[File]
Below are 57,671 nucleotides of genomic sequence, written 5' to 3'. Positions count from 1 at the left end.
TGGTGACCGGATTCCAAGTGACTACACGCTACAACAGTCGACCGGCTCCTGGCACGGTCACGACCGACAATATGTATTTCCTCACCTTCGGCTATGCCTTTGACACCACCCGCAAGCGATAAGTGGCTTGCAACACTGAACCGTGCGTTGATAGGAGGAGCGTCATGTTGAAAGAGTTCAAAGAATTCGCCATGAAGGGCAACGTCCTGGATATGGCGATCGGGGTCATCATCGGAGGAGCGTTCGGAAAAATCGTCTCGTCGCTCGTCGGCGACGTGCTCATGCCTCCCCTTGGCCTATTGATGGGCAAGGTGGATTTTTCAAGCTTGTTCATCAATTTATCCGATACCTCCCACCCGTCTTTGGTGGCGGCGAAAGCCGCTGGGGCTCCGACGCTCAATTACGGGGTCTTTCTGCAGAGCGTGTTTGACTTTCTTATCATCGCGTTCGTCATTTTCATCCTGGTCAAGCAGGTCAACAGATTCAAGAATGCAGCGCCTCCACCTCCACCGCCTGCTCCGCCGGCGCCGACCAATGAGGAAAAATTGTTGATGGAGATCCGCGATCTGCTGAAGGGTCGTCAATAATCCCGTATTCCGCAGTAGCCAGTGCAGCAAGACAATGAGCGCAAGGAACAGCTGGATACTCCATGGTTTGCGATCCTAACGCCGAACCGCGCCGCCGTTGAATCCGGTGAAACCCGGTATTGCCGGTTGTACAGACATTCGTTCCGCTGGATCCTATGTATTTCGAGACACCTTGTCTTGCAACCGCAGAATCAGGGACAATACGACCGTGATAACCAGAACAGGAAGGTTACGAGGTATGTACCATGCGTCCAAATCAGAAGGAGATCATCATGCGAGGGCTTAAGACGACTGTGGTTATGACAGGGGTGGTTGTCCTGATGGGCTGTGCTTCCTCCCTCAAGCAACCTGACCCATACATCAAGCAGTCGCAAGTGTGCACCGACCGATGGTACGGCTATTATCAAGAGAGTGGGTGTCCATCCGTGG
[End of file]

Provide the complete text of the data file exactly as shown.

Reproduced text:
Below are 57,671 nucleotides of genomic sequence, written 5' to 3'. Positions count from 1 at the left end.
TGGTGACCGGATTCCAAGTGACTACACGCTACAACAGTCGACCGGCTCCTGGCACGGTCACGACCGACAATATGTATTTCCTCACCTTCGGCTATGCCTTTGACACCACCCGCAAGCGATAAGTGGCTTGCAACACTGAACCGTGCGTTGATAGGAGGAGCGTCATGTTGAAAGAGTTCAAAGAATTCGCCATGAAGGGCAACGTCCTGGATATGGCGATCGGGGTCATCATCGGAGGAGCGTTCGGAAAAATCGTCTCGTCGCTCGTCGGCGACGTGCTCATGCCTCCCCTTGGCCTATTGATGGGCAAGGTGGATTTTTCAAGCTTGTTCATCAATTTATCCGATACCTCCCACCCGTCTTTGGTGGCGGCGAAAGCCGCTGGGGCTCCGACGCTCAATTACGGGGTCTTTCTGCAGAGCGTGTTTGACTTTCTTATCATCGCGTTCGTCATTTTCATCCTGGTCAAGCAGGTCAACAGATTCAAGAATGCAGCGCCTCCACCTCCACCGCCTGCTCCGCCGGCGCCGACCAATGAGGAAAAATTGTTGATGGAGATCCGCGATCTGCTGAAGGGTCGTCAATAATCCCGTATTCCGCAGTAGCCAGTGCAGCAAGACAATGAGCGCAAGGAACAGCTGGATACTCCATGGTTTGCGATCCTAACGCCGAACCGCGCCGCCGTTGAATCCGGTGAAACCCGGTATTGCCGGTTGTACAGACATTCGTTCCGCTGGATCCTATGTATTTCGAGACACCTTGTCTTGCAACCGCAGAATCAGGGACAATACGACCGTGATAACCAGAACAGGAAGGTTACGAGGTATGTACCATGCGTCCAAATCAGAAGGAGATCATCATGCGAGGGCTTAAGACGACTGTGGTTATGACAGGGGTGGTTGTCCTGATGGGCTGTGCTTCCTCCCTCAAGCAACCTGACCCATACATCAAGCAGTCGCAAGTGTGCACCGACCGATGGTACGGCTATTATCAAGAGAGTGGGTGTCCATCCGTGG